Gilead Sciences is ditching a new avenue of treating hepatitis B as it cuts ties with Precision Biosciences less than two years into their research pact.
Back in September 2018, Gilead laid up to $445 million on the table in biobucks that saw the pair collaborate on gene therapies aimed at eliminating viral infections in vivo by using Precision’s genome editing platform.
Under the deal, Gilead was on tap to fully fund the effort and run clinical trials while Precision was on the hook for early development, formulation and preclinical work.
Current HBV treatments may suppress viral replication, but they do not completely clear out the virus; the infection’s covalently closed circular DNA, or cccDNA, enables HBV replication to restart if treatment is stopped.
Precision’s ARCUS editing platform is derived from a natural enzyme called a homing endonuclease that can target long sequences and is used to insert or delete DNA. The Durham, North Carolina-based company’s fully synthetic version can be designed to locate and disrupt particular sequences and minimize off-target effects.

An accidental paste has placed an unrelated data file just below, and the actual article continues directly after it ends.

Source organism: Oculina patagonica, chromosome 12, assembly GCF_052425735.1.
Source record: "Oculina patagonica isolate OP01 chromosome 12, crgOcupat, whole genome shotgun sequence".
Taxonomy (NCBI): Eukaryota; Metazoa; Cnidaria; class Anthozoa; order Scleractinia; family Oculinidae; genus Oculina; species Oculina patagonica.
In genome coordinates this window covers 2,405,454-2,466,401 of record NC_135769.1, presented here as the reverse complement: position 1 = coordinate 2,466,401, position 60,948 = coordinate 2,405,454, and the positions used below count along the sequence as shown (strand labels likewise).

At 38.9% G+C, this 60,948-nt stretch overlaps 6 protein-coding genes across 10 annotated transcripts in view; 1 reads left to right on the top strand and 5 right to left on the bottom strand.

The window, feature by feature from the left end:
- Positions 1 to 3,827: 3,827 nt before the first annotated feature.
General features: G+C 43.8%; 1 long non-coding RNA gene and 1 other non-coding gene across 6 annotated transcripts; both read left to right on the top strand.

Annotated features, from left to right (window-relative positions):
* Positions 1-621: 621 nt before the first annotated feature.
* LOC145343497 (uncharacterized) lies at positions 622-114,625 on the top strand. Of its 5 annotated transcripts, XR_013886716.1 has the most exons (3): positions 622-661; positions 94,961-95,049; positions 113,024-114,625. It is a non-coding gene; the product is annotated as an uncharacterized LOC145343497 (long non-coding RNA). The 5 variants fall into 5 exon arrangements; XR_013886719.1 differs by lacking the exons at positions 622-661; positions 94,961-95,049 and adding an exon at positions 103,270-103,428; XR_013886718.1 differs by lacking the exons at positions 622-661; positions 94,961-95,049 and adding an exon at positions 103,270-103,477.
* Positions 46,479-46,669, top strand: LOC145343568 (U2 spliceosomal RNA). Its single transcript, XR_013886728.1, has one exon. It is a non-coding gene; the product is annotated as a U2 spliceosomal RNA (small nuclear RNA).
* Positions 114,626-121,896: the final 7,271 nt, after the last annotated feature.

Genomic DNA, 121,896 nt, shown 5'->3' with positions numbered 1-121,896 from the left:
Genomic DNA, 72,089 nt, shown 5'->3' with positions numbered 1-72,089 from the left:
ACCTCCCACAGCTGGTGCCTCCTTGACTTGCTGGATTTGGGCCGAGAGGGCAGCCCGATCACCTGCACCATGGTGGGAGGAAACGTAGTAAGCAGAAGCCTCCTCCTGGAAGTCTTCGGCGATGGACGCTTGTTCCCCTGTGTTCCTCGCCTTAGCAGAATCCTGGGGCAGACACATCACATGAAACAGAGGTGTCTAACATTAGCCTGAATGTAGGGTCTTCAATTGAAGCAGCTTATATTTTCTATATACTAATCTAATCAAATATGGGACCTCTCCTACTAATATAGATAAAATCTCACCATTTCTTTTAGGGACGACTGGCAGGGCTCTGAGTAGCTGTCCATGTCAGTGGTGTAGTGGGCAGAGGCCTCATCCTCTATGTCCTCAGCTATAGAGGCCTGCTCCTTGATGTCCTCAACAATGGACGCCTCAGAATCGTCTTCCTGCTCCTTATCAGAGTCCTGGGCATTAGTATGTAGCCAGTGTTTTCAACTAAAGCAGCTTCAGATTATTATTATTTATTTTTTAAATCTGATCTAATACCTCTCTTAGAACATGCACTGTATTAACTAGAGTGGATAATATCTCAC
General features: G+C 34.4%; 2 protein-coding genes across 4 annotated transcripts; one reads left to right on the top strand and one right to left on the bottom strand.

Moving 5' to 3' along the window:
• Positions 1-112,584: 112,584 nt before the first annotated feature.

Gilead’s preliminary, in vitro studies using ARCUS nucleases had shown significant activity against cccDNA and integrated HBV DNA in human liver cells. But, two years down the line, Gilead no longer wants in.
Precision, which is predominately working on next-gen cancer therapies, will regain the license to its hep B program. It’s not clear what prompted the decision, but the biotech could be on the lookout for a new partner.
“This was a highly productive and well-aligned collaboration, and we deeply value the opportunity to advance our ARCUS genome editing technology and a potential cure for HBV alongside a global leader in infectious disease,” said Derek Jantz, Ph.D., co-founder and chief scientific officer of Precision.
“Key learnings from this program and how to develop liver-directed gene editing therapeutic candidates are directly applicable to our in vivo pipeline. While we consider new partnership opportunities for HBV, we are focused on progressing our internal lead proprietary gene correction program for primary hyperoxaluria type 1 for which we expect to nominate a clinical candidate later this year.”